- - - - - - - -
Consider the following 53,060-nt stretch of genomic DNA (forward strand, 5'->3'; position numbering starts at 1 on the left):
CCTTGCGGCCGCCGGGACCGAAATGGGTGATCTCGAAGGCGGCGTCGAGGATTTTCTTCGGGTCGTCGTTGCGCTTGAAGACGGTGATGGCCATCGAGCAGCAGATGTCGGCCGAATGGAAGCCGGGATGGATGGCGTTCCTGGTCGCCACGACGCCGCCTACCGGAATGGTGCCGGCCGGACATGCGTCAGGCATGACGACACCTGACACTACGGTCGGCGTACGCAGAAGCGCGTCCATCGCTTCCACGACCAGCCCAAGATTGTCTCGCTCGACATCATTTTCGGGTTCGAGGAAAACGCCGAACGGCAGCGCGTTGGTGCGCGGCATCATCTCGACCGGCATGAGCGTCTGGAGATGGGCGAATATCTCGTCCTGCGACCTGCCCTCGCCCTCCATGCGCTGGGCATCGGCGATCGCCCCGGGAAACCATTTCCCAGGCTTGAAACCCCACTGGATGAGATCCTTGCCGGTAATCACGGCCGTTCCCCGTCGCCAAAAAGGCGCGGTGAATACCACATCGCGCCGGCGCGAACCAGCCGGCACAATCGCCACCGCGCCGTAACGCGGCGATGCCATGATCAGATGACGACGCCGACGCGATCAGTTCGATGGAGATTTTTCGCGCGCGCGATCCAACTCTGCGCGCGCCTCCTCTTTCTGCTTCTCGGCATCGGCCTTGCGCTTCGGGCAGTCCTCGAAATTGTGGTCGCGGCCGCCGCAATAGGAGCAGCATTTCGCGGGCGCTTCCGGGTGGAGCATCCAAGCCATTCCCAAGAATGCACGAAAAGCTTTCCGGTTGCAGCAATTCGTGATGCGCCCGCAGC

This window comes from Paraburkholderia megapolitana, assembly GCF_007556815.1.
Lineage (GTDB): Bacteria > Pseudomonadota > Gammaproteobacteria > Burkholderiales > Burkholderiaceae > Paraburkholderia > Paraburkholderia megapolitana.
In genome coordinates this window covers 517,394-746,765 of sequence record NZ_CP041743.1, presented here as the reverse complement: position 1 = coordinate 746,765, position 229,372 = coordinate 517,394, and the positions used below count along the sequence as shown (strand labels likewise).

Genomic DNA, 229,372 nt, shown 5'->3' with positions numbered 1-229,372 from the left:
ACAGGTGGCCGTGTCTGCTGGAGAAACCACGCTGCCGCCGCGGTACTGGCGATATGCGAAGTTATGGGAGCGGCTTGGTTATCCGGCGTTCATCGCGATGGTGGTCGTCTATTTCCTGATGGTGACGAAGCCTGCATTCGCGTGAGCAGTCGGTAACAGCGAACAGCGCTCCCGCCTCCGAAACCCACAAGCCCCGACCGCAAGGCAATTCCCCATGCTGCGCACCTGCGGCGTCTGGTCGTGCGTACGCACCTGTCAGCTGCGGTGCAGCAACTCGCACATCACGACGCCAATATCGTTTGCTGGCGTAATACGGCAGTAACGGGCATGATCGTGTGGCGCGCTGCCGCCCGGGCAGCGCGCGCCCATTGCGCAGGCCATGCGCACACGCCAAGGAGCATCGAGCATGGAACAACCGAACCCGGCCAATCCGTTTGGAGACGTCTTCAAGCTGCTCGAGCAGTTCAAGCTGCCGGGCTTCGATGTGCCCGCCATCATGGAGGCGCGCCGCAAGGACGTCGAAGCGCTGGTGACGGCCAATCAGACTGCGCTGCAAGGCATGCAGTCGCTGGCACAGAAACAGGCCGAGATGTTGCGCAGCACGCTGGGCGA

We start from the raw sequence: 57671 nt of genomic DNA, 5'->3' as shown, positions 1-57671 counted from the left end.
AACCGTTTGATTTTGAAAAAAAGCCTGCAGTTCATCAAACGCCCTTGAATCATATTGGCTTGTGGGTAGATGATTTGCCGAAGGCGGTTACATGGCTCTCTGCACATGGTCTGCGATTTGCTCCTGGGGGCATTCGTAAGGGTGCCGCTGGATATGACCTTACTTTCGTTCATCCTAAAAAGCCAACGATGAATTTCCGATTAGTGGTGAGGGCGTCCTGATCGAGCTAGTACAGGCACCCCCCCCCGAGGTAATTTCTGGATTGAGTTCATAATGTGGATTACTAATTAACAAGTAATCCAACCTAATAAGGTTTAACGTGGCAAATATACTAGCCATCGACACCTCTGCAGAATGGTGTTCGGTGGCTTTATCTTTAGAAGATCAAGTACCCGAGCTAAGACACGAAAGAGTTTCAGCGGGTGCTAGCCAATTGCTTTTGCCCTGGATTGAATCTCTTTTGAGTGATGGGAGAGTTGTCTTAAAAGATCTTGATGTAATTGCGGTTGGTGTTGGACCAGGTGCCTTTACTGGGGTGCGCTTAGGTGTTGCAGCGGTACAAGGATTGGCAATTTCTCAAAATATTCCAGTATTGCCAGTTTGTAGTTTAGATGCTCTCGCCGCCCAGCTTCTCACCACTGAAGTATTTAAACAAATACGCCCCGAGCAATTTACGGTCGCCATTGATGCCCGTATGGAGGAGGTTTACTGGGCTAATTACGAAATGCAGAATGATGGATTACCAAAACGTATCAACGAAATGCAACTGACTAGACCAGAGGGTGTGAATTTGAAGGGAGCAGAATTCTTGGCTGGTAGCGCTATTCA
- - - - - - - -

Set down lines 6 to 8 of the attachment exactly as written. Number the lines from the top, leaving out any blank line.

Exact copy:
Genomic DNA, 229,372 nt, shown 5'->3' with positions numbered 1-229,372 from the left:
ACAGGTGGCCGTGTCTGCTGGAGAAACCACGCTGCCGCCGCGGTACTGGCGATATGCGAAGTTATGGGAGCGGCTTGGTTATCCGGCGTTCATCGCGATGGTGGTCGTCTATTTCCTGATGGTGACGAAGCCTGCATTCGCGTGAGCAGTCGGTAACAGCGAACAGCGCTCCCGCCTCCGAAACCCACAAGCCCCGACCGCAAGGCAATTCCCCATGCTGCGCACCTGCGGCGTCTGGTCGTGCGTACGCACCTGTCAGCTGCGGTGCAGCAACTCGCACATCACGACGCCAATATCGTTTGCTGGCGTAATACGGCAGTAACGGGCATGATCGTGTGGCGCGCTGCCGCCCGGGCAGCGCGCGCCCATTGCGCAGGCCATGCGCACACGCCAAGGAGCATCGAGCATGGAACAACCGAACCCGGCCAATCCGTTTGGAGACGTCTTCAAGCTGCTCGAGCAGTTCAAGCTGCCGGGCTTCGATGTGCCCGCCATCATGGAGGCGCGCCGCAAGGACGTCGAAGCGCTGGTGACGGCCAATCAGACTGCGCTGCAAGGCATGCAGTCGCTGGCACAGAAACAGGCCGAGATGTTGCGCAGCACGCTGGGCGA

We start from the raw sequence: 57671 nt of genomic DNA, 5'->3' as shown, positions 1-57671 counted from the left end.